Neely appointed to replace Jeter as town commissioner
by Staff Writer
HUNTERSVILLE – Charles Jeter realized he needed a change of scenery in February.
Jeter, a town board member for seven years, had decided to make 2012 his last year on the board.
“I’ve thoroughly enjoyed my time on the board,” he said, “but I knew it was time to leave.”
The town board wasted no time in finding his replacement: Jeff Neely, who served for five years on the town planning board and ran for town commissioner in 2011.
Neely, 64, was a vice president with Belk Stores from 2000-05. He won the seat by a 5-1 margin in the Dec. 3 town board meeting.
Commissioner Danny Phillips voted against the appointment.
“I’m extremely pleased to have the opportunity to continue to serve the citizens of Huntersville,” Neely said. “There were a lot of qualified people out there (for the position) but certainly I was happy with the outcome.”
Jeter, a 39-year-old Republican, won the District 92 seat in the North Carolina House of Representatives in the Nov. 6 election. He said the decision to run for a seat in the House was not something he’d considered for a long time.
“I (initially) had no intent to run for the seat, but when the registration opened up, nobody had signed up,” he said. “It wasn’t a planned, strategic maneuver on my part. Somehow 10 months later, here we are.”
Jeter defeated Tom Davis by less than 500 votes in the May 8 primary, then won the seat over Democrat Robin Bradford by 992 votes, 18,730 to 17,738.
The win has brought mixed emotions. He’s excited about the new appointment, but he’ll miss the board members with whom he has spent a lot of time.
“You hope to get everything (with town government) done and make Huntersville better than when I (started) seven years ago,” Jeter said. “But all government is good with turnover. You get a fresh set of eyes.”
Jeter said he was pleased to have Neely succeed him on the town board. Neely will officially join in January.
“Jeff has served this town well on the planning board,” Jeter said. “The good thing about Huntersville is we’ve got a lot of good leaders (like Neely). He is a student of the town.”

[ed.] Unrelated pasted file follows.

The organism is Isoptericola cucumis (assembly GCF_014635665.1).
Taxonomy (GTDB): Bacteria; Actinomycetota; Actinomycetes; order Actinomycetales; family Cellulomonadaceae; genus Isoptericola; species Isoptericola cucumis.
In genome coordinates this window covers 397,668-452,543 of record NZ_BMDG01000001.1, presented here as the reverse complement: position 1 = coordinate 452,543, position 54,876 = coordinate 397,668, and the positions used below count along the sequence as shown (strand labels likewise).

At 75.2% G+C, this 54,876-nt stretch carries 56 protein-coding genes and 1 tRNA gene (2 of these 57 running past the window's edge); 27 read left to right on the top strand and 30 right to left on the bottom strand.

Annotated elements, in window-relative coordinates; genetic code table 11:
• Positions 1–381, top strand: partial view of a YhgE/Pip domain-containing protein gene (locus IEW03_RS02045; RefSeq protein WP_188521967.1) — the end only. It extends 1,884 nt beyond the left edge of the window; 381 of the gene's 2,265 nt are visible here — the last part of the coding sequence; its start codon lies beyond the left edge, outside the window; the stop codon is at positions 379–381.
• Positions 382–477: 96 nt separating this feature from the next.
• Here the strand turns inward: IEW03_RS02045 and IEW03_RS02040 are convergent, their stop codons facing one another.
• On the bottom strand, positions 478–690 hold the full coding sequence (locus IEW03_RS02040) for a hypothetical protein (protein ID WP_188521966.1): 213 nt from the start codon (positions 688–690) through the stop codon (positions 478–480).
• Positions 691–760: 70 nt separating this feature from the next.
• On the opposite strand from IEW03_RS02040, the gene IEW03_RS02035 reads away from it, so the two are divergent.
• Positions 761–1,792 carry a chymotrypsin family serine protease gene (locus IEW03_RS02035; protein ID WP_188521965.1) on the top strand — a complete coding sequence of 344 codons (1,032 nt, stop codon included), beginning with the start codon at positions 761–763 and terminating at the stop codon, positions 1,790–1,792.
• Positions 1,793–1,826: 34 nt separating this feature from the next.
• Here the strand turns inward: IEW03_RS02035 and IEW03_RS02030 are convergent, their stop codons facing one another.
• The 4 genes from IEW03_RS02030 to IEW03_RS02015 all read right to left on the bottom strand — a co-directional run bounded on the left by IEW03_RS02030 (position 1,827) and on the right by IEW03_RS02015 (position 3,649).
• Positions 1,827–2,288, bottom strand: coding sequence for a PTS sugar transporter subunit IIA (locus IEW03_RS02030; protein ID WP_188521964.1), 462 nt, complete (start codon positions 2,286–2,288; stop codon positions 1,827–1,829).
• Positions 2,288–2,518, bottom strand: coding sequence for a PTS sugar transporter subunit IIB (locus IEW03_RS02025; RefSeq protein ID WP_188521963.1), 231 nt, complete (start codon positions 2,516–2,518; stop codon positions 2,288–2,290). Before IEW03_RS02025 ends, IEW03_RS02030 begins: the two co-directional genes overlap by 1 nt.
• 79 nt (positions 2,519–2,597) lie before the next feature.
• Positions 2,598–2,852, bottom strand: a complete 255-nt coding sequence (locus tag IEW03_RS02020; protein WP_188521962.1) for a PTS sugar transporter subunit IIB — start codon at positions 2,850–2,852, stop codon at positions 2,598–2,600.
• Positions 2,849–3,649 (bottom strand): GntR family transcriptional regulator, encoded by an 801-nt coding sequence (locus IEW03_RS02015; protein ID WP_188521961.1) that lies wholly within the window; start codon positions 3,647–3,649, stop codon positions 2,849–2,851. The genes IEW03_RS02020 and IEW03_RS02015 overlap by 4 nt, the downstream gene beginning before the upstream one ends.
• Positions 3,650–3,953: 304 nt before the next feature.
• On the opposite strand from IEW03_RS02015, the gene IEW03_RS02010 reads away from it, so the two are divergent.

Prior to Jeter’s resignation, Ken Lucas, in 2011, was the last town board member to resign. His seat remained vacant until the November 2011 election.
Jeter’s resignation won’t take effect until Dec. 31, but Mayor Jill Swain said his absence will be felt immediately.
He was given a standing ovation during the Dec. 3 meeting. Swain presented Jeter with a plaque recognizing his contributions to the town and a photo of town hall with well wishes from fellow board members.
“(Jeter) has evolved into someone who really looks at all sides of issues,” Swain said. “He became a central figure in trying to reach compromise.”
Commissioner Ron Julian said the town board was fortunate to have someone of Neely’s caliber replacing Jeter, who Julian called a close friend.
“Charlie did a great job working with the board for seven years. Jeff brings to the board a deep knowledge of every facet of Huntersville’s town operations,” Julian said. “He has the educational background and corporate experience, but he also knows everything about our town’s departments. I believe he’s a great (appointment) for town commissioner.”
Jeter’s next test, he said, is one he looks forward to.
“If you believe you’re good at being a legislator, the best way to help the people is to get in the House,” said Jeter, who will live in Huntersville, but have an apartment in Raleigh when the House is in session.
As for his strategy in his new job, Jeter said he’d be the same person he was for seven years on the town board.
“I’m not going to change my stripes,” he said. “I’m going to speak my mind and say my piece. I don’t intend to be anyone’s rubber stamp when it comes to voting.”